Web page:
16 Sept – 19 Oct 2019
Rarely do we notice the core of nature. It is hidden, camouflaged, protected, and invisible to the naked eye. In order to see it, we must understand what is behind it. And in order to do so, one must use their imagination.
Camila Rocha’s first individual exhibition at the Kogan Amaro Gallery seeks to reach this deep core. By using her hands, a mysterious forest took form between the walls of the exposition area. Exotic botanical shapes, vines and haunting roots; creatures that inhabit a kingdom which is neither plant or animal, but a great web of different materials, senses and shades. Where one feeds off from the other, forming a constantly connected chain of survival.
This symbiotic and rhizomatic nature populates Camila’s watercolours, paintings and sculptures, which are at times suspended in the void, perched on the walls, or on a table, as is the case in the Amazon rainforest. She creates art from observing science. As a devotee to the plant world, she contemplates the beauty of the most diverse plants, including their shapes, rhizomes, colours and size, without forgetting the feelings and chaos.
At the beginning of the year, the artist took part in an expedition to the Amazon forest. She sailed rivers and tributaries for months on a houseboat and worked on a precious study – a sort of memory to the botanical observation practice, when observers would draw what they would encounter in the jungle. The trip resulted in the creation of the “Photosynthesis Glossary” (Glossário Fotossintetizante), which gathers images by tone, based on how the sun rays are perceived by the species of the Plantae kingdom.
Camila also reinterpreted the forest using animal forms. Animal-plants, half reptile, half amphibian, that flirt with the magical realism of the Thai movie “Uncle Boonmee Who Can Recall His Past Lives” (2010), of the filmmaker-painter Apichatpong Weerasethakul, who is also a fan of spectral creatures.
The São Paulo native’s narrative is built on the translation of biology into fantastical art, a colourful visual dynamism. Such is the case of “Serpent Plants” (Plantas Serpentes), inspired by tributaries, and the subaquatic vegetation of the Amazon. The chimeric eyeless creatures that Camila paints and cuts with a velvety surface are hybrids and are neither plant or animal – stretched on the wall, 5 meters in atrophied length, and another one zigzagging down the corridor, at the peak of its development, reaching 40 meters.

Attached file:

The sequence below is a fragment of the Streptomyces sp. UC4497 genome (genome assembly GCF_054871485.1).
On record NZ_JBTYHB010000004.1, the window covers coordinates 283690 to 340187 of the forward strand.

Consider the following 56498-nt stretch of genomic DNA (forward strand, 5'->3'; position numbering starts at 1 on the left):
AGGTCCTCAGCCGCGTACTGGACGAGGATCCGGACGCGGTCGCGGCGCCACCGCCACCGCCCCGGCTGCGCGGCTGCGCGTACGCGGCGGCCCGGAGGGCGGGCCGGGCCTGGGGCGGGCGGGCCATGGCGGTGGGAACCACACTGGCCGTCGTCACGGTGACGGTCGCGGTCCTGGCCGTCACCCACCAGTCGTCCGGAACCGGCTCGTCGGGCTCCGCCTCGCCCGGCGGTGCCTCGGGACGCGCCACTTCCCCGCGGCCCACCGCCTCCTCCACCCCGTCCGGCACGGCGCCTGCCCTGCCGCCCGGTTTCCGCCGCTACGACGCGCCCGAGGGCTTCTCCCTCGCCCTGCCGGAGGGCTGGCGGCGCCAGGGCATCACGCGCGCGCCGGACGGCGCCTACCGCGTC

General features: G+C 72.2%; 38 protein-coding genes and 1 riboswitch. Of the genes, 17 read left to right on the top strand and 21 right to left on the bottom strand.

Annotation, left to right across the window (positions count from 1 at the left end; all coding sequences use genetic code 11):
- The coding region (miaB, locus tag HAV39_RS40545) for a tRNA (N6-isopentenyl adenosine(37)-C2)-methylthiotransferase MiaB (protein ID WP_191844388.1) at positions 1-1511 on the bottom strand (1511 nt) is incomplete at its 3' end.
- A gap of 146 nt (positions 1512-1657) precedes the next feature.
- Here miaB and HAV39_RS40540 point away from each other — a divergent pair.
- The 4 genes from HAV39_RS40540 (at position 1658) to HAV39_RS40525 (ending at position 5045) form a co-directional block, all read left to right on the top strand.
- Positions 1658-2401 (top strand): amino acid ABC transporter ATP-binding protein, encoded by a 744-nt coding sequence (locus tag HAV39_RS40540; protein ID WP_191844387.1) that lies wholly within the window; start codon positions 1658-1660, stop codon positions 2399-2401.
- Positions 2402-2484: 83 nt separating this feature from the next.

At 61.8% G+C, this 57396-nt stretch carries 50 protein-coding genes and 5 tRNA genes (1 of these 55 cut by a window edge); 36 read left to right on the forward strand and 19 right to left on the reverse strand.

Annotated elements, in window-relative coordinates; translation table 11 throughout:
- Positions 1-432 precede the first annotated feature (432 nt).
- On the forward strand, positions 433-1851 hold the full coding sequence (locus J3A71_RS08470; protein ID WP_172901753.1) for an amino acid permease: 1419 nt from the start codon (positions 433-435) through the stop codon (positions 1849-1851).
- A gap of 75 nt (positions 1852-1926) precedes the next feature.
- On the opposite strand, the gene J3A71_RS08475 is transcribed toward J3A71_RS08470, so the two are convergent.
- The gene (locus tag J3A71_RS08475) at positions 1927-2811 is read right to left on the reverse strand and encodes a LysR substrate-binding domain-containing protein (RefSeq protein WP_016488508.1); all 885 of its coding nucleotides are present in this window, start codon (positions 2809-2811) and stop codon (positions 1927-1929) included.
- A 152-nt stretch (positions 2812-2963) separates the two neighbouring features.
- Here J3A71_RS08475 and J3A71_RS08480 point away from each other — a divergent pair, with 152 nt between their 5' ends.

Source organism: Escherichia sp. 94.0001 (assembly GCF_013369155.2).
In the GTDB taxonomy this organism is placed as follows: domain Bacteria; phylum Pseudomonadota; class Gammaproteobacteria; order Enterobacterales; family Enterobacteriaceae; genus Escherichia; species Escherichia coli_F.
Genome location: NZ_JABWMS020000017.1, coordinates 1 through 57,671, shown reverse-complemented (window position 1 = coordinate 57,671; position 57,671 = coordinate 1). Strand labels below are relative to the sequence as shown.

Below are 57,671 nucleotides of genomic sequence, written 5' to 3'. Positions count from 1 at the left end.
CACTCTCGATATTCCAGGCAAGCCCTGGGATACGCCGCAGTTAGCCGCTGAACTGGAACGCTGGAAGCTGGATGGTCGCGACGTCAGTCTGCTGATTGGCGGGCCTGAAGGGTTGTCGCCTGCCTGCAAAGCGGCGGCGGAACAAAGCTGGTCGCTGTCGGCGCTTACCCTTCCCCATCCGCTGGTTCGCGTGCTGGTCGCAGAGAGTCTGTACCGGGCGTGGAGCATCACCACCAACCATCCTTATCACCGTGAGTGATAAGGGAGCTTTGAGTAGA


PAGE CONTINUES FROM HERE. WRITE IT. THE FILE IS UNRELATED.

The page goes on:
“Diagram” (Diagrama) brings another element to the space, malleable steel, which represents the inflorescence of the plant. The installation satisfies the senses by using consistency, weight, temperature and roughness, be it of its own body or somebody else’s. Whereas “Tabular” (Tabulares) prefers the aesthetics to nonsense: cast-bronze fossils that mimic roots, the fundamental organs to a plant’s survival.
What the artist proposes is that the spectators take a dive into the exhibition’s space and submerge themselves into the Rio Negro on which she sailed. During her journey through the Amazonian waters, what contributed most to her sculptural observation was the “Devil’s Gardens” (Jardins do Diabo) – the region’s mystical clearings, which, unlike the forests’ abundant vegetation, are populated by a single species of tree.
This specific plant, they say, is the forest’s evil spirits’ favourite, who at night would prevent any other plant from sprouting there. This legend led to the play “Apucarana,” a Tupi-Guarani word meaning “seat made from a rough, scaly root”.
The enigmatic density that inhabits Camila Rocha’s work is reality transfigured into an immaterial landscape. Just as botanical anatomy calls the innermost and hardest part of the tree trunk its core, the artist’s paintings and sculptures are the strange and dreamlike epiphany to the core that coexists between us.